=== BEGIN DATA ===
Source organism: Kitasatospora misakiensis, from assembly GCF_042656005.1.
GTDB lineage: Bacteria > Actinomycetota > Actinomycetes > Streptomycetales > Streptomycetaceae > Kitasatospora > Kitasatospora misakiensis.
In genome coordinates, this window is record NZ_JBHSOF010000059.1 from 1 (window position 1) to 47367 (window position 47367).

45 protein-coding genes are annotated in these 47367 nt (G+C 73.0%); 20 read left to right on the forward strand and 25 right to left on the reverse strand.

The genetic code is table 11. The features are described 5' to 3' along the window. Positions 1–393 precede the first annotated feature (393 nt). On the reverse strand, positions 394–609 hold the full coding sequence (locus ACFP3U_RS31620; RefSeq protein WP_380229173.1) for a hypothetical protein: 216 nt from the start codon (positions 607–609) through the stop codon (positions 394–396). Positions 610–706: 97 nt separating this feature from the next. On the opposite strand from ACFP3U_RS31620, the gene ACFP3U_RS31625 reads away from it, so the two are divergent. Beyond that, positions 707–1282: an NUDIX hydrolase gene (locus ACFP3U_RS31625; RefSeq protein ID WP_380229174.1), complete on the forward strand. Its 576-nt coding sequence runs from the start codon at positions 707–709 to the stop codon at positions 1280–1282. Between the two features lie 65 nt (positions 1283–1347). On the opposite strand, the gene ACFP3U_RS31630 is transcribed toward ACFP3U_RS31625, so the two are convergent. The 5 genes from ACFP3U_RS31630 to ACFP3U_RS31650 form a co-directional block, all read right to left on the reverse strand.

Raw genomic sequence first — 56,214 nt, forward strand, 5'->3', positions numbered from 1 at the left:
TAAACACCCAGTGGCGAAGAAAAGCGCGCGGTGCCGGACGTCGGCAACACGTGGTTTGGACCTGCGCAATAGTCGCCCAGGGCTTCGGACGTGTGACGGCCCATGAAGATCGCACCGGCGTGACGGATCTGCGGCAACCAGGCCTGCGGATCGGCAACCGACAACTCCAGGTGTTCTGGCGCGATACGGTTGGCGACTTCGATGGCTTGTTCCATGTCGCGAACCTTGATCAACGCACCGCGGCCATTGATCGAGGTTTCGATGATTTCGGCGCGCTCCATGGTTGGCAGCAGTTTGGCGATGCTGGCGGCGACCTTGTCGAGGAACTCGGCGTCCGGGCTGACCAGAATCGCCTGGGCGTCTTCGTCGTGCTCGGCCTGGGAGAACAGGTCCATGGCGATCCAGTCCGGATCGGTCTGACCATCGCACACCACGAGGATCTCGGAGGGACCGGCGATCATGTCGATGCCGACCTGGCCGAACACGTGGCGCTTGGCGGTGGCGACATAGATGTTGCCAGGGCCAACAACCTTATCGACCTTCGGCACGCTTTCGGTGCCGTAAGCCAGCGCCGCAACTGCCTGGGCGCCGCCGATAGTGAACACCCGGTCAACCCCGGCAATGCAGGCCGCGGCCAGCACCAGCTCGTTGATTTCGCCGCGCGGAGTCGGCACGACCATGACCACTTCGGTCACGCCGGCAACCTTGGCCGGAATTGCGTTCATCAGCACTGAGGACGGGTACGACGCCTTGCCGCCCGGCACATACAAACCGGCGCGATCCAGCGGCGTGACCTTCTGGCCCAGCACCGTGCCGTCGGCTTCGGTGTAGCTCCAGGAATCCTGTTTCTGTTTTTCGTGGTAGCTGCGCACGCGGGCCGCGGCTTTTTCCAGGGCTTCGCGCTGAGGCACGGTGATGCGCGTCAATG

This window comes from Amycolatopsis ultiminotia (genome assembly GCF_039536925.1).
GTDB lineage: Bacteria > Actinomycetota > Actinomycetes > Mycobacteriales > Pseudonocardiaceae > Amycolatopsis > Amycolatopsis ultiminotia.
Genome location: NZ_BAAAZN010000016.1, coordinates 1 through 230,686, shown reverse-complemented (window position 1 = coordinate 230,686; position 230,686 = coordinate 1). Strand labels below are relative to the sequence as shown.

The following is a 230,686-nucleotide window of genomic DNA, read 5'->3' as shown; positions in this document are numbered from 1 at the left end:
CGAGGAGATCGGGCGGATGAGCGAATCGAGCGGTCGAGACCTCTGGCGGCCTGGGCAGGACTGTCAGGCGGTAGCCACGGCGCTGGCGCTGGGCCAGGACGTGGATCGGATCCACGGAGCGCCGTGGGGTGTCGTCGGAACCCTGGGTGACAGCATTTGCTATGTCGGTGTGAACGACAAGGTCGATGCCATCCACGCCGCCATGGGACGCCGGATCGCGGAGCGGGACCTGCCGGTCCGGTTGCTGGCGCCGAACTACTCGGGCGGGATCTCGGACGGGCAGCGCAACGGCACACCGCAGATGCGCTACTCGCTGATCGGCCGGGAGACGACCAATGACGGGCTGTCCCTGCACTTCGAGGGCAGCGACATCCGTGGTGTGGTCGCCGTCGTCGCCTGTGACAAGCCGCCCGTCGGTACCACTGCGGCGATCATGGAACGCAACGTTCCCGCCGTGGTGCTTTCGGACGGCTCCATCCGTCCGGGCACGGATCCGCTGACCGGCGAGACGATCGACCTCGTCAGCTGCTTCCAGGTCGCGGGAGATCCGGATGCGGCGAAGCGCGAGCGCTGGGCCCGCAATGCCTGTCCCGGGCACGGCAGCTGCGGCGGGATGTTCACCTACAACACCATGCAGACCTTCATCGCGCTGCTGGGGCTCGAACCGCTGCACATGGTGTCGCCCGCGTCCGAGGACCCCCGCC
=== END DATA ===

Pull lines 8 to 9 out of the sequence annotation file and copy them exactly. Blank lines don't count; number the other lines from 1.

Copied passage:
This window comes from Amycolatopsis ultiminotia (genome assembly GCF_039536925.1).
GTDB lineage: Bacteria > Actinomycetota > Actinomycetes > Mycobacteriales > Pseudonocardiaceae > Amycolatopsis > Amycolatopsis ultiminotia.